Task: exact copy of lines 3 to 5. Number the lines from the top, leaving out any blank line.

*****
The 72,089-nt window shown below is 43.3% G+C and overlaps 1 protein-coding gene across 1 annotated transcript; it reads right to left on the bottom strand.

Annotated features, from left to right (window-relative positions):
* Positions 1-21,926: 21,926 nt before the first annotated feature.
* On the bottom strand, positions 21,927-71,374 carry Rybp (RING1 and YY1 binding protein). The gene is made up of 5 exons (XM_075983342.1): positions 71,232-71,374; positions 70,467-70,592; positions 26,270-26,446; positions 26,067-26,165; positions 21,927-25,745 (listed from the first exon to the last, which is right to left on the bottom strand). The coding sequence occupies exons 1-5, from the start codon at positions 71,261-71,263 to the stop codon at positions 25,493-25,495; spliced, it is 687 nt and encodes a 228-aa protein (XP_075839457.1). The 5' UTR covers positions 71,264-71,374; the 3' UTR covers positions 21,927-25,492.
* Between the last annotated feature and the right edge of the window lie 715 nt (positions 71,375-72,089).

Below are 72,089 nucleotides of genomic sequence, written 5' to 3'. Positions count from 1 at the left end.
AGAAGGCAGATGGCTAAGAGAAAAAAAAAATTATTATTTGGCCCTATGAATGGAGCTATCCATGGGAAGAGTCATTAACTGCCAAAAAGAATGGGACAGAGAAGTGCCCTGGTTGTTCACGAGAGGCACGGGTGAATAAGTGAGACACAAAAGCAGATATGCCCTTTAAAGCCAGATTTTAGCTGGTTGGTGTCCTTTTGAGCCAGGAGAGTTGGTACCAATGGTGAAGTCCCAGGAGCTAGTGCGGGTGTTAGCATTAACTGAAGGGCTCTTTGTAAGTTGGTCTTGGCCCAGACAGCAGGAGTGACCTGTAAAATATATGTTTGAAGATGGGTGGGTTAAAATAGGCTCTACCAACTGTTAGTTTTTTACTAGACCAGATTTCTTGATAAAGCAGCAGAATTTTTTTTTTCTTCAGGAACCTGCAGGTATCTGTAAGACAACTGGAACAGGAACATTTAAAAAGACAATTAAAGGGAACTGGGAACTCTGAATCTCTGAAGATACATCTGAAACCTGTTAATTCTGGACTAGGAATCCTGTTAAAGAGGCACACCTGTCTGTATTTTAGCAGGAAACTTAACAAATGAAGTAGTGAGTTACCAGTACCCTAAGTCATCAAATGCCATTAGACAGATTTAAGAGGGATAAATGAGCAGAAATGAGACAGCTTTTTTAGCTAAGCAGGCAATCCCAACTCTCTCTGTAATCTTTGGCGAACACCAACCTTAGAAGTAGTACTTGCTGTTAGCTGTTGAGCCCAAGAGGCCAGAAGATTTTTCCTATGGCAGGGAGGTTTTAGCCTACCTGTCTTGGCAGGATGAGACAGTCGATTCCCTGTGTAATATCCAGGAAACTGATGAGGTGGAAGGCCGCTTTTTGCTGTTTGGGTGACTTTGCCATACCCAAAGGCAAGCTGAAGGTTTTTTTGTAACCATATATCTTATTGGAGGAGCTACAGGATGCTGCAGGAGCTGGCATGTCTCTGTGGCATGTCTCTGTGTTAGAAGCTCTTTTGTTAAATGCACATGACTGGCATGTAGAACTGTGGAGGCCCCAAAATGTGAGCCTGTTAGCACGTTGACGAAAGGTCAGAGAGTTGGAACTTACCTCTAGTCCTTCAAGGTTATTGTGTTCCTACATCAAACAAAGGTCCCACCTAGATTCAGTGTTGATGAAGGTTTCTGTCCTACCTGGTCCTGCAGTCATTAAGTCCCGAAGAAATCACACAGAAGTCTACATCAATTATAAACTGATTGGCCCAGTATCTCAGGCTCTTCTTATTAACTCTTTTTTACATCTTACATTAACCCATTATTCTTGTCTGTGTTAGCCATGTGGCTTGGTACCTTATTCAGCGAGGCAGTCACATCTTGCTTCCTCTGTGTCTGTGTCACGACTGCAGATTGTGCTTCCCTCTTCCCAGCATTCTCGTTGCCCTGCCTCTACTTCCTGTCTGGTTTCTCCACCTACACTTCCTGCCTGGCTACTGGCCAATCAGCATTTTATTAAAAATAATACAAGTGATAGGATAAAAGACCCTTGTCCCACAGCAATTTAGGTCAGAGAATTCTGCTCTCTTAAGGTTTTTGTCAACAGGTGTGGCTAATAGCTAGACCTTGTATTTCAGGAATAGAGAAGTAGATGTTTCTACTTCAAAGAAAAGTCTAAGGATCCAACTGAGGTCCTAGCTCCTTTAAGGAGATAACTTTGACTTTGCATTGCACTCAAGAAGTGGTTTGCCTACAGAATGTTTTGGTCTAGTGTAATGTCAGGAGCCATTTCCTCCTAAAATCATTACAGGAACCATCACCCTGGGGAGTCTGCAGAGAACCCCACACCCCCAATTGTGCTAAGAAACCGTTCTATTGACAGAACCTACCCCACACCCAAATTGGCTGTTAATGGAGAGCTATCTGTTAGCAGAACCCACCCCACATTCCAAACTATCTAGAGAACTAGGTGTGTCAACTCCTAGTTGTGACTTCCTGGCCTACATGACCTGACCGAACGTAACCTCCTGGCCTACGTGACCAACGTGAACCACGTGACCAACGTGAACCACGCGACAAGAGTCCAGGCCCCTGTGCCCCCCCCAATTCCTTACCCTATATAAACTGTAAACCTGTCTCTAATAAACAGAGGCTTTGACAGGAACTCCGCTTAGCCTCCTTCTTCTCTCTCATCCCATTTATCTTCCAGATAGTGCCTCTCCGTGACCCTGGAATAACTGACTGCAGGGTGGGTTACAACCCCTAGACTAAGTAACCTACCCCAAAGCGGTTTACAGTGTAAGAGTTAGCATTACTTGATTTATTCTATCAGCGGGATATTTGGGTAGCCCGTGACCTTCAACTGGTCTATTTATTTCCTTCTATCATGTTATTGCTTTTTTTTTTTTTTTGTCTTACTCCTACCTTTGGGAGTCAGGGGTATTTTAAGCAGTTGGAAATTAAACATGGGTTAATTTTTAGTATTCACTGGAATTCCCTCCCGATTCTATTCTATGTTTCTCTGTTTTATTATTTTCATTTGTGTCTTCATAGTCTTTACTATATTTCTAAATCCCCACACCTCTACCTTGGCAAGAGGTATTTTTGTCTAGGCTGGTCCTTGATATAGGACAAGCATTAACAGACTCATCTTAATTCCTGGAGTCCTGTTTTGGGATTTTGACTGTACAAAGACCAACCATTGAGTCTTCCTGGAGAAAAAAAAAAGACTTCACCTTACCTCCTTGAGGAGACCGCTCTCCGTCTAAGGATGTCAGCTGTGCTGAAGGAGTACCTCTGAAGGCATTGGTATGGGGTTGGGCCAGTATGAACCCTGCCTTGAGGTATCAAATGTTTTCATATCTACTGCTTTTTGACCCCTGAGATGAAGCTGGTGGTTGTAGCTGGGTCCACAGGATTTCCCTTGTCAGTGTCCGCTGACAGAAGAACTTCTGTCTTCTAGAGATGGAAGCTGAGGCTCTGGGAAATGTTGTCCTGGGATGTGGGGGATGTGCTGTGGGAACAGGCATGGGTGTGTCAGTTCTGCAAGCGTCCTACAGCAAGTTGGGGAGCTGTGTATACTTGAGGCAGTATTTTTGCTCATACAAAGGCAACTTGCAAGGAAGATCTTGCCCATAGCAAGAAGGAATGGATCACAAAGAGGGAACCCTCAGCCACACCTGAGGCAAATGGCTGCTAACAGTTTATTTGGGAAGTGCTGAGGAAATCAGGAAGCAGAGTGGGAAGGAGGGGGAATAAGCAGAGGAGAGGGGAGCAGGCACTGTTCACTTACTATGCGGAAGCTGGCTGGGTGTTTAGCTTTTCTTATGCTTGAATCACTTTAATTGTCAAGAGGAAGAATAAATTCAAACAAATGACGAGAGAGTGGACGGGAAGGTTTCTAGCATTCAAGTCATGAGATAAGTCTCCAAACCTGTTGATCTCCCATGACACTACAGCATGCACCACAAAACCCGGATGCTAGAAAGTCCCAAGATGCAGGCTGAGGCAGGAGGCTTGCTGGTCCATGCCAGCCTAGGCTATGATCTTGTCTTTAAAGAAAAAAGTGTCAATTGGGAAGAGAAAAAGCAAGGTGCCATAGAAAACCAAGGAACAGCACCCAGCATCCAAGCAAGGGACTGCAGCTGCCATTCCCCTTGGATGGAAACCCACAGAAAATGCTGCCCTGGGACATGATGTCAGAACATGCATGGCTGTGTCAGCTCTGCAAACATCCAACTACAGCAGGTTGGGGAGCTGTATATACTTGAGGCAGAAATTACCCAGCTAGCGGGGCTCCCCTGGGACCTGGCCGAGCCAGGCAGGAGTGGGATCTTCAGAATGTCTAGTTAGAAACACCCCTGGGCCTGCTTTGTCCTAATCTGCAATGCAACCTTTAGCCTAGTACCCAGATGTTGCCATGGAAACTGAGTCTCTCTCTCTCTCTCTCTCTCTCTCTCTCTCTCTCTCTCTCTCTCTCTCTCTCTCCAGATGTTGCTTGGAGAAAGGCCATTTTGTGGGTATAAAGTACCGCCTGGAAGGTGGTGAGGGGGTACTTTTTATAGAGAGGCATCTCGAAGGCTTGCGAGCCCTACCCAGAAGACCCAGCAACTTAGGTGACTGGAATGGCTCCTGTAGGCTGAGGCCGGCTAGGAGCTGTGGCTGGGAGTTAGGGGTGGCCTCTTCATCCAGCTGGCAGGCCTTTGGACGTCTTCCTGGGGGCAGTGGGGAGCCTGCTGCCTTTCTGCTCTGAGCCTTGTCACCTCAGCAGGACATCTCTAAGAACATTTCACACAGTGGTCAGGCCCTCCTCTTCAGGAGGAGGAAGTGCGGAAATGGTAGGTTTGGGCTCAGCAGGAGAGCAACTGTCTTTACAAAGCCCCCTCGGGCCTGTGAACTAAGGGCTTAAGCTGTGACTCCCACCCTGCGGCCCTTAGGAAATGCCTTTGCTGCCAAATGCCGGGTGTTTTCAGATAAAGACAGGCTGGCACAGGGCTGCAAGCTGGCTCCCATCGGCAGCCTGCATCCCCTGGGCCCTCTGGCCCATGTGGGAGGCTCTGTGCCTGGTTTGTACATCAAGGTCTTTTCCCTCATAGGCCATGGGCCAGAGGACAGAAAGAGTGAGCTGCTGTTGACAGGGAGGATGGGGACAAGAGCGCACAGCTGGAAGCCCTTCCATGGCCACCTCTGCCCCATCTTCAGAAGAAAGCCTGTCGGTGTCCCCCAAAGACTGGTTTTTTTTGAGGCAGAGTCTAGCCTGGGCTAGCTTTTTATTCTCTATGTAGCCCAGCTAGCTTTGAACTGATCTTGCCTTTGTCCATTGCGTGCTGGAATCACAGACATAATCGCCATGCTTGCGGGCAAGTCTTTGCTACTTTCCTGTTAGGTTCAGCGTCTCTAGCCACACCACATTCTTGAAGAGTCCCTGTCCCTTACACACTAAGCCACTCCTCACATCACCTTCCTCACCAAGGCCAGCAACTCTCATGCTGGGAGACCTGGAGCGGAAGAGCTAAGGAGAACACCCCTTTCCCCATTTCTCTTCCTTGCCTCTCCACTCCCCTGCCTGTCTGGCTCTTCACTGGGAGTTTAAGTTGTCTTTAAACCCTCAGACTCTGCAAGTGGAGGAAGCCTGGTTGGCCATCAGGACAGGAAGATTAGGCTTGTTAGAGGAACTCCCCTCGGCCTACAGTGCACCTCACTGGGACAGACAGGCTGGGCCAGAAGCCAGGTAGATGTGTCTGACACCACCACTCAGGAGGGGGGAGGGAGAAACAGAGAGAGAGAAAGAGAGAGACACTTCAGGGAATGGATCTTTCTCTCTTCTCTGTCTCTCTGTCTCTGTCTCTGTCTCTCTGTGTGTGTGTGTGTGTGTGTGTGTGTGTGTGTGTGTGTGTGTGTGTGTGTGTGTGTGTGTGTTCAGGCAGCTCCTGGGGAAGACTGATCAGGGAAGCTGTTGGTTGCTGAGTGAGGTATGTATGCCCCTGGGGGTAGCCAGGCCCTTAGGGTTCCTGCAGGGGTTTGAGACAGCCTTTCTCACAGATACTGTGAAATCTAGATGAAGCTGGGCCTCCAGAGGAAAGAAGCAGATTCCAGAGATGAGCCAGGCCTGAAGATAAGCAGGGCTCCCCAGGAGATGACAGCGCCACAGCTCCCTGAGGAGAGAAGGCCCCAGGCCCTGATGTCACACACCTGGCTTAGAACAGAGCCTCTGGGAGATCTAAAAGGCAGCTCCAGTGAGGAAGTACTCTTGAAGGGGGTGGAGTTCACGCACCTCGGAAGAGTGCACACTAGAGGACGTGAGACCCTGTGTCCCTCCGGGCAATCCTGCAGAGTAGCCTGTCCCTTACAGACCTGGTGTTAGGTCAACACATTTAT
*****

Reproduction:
* Positions 1-21,926: 21,926 nt before the first annotated feature.
* On the bottom strand, positions 21,927-71,374 carry Rybp (RING1 and YY1 binding protein). The gene is made up of 5 exons (XM_075983342.1): positions 71,232-71,374; positions 70,467-70,592; positions 26,270-26,446; positions 26,067-26,165; positions 21,927-25,745 (listed from the first exon to the last, which is right to left on the bottom strand). The coding sequence occupies exons 1-5, from the start codon at positions 71,261-71,263 to the stop codon at positions 25,493-25,495; spliced, it is 687 nt and encodes a 228-aa protein (XP_075839457.1). The 5' UTR covers positions 71,264-71,374; the 3' UTR covers positions 21,927-25,492.
* Between the last annotated feature and the right edge of the window lie 715 nt (positions 71,375-72,089).